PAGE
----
When The Cure Becomes The Cause Of Illness

It is bad enough to have an illness. But there are times when the cure is as bad as the illness itself, and worse, it is possible that the cure itself can become the cause of the illness.

Many people suffer headaches daily due to a number of different reasons, the causes of which are as diverse as undiagnosed jaw disorders, genetic susceptibility and stress. However, recent research shows that a growing number of headaches are being caused by the very medications taken to alleviate them. Almost half of chronic migraine headaches, and as many as 25 percent of all headaches, are actually “rebound” episodes triggered by the overuse of common pain medications, such as prescription and over-the-counter drugs.

Oftentimes, people tend to pop too many pills in dealing with a migraine or a simple tension-type headache. But when the medications stop, another headache follows, which may be similar to a hangover. This will prompt them to seek the medicine cabinet again, and before long they become hooked in a cycle of headaches and over-medication.

There are more than three million Americans suffering from headaches they are inflicting on themselves, according to Dr. Stephen D. Silberstein, a professor of Neurology and director of the Jefferson Headache Center at Thomas Jefferson University in Philadelphia. “If a patient’s headaches have grown markedly worse or more frequent, the problem is almost always medication overuse,” Dr. Silberstein said.

The International Headache Society last year published revised criteria to help doctors recognize and treat headaches from medication overuse. Signs of trouble include headaches that occur 15 or more days a month, according to the society, along with the heavy use of pain medications for three months or more. Overuse is defined as taking pain medication for 15 or more days a month.

“Overuse has less to do with how many pills you take to relieve a single headache than with how often you take them,” said Dr. Robert Kunkel, a headache specialist at the Cleveland Clinic Headache Center. “If you get more than two headaches a week and take pain pills for them, you’re at risk.”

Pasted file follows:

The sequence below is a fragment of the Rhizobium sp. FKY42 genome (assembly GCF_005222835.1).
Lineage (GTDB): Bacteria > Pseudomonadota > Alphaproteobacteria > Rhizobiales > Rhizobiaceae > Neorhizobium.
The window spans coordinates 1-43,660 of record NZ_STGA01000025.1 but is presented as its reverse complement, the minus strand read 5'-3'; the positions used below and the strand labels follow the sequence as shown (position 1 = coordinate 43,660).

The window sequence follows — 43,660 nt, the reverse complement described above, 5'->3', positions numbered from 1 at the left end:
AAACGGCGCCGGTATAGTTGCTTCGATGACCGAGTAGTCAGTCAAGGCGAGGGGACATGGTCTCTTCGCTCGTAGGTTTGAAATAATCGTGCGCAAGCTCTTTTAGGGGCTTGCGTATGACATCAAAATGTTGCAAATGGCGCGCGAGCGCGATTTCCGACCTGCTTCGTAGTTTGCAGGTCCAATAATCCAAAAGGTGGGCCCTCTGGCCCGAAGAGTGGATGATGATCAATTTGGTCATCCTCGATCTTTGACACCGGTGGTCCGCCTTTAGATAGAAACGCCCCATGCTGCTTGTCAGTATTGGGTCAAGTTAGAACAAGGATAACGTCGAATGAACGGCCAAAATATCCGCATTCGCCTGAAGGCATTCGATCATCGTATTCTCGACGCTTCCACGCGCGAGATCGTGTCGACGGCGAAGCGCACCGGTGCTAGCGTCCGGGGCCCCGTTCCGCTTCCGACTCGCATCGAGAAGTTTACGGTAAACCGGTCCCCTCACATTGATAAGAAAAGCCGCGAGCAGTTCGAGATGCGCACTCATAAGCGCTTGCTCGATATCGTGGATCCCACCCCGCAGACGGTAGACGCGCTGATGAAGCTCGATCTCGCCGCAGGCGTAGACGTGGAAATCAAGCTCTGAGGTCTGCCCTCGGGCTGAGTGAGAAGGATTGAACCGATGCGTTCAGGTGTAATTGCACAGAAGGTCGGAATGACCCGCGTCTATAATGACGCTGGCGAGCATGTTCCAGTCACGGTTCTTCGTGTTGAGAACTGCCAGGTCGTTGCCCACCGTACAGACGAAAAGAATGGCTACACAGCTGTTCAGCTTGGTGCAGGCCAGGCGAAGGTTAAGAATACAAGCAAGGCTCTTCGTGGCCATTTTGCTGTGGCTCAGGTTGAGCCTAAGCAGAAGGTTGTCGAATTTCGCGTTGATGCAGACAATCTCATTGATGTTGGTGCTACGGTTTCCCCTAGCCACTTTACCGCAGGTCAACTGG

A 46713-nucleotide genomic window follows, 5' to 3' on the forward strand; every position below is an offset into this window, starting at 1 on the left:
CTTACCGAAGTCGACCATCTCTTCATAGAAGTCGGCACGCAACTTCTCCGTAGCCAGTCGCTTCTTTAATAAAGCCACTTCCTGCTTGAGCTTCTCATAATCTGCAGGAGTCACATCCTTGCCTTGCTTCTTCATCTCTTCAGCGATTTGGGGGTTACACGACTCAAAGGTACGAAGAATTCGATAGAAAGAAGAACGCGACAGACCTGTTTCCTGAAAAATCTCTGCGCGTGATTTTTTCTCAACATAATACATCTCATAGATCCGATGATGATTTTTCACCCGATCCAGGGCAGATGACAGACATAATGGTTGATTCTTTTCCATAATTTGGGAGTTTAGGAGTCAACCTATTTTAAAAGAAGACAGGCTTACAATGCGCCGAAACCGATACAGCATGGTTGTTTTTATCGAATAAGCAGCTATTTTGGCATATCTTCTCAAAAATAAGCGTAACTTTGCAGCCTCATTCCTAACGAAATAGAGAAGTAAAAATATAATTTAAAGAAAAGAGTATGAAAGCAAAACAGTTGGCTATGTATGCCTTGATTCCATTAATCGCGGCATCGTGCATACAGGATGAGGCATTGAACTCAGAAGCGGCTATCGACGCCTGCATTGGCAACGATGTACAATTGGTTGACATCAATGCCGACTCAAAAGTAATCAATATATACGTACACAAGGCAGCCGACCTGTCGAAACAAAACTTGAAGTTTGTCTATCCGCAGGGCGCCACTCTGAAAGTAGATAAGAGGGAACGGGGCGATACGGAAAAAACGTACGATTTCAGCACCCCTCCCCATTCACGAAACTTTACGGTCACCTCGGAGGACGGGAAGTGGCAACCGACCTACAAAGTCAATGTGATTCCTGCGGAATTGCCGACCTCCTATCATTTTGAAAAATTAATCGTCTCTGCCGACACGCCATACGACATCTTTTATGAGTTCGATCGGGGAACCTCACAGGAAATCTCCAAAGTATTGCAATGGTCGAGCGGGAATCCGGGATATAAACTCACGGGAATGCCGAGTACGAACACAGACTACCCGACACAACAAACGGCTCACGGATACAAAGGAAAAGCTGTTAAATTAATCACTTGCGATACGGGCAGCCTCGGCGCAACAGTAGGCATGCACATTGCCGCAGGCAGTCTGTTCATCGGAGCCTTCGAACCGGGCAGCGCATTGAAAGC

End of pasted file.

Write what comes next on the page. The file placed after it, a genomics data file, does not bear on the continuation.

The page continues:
The use of a certain medication may be discontinued in order to know whether it is the cause of a certain headache. For medication-dependent patients, this test may take as long as two months before an improvement can actually be seen.

People who experience migraine seem to be especially susceptible to rebound episodes. Many doctors begin weaning these patients off painkillers by prescribing drugs to help prevent attacks, then gradually reducing doses of the painkillers used to treat acute episodes.

One of several drugs that have been approved to prevent migraines is topiramate (Topamax), which studies suggest may lessen the frequency of attacks for up to 14 months. Moreover, early trials reveal that Botox injected into the scalp can prevent or reduce the frequency of both migraines and tension headaches.

Although the Food and Drug Administration has yet to approve the use of botulinum toxin for headaches, it is already being offered by a growing number of clinics due to its ability to provide relief for up to three months.

It is encouraging to know that tension headaches can actually be prevented with stress reduction techniques and avoidance of certain triggers. With close attention to prevention, those who suffer from tension headaches may not need to resort to painkillers often enough to risk rebounding. Almost any kind of pain reliever can cause rebound problems if use in excess. However, most patients show dramatic improvement after three months of being weaned from medication. They also learned their lesson and steer clear of overusing pain pills.

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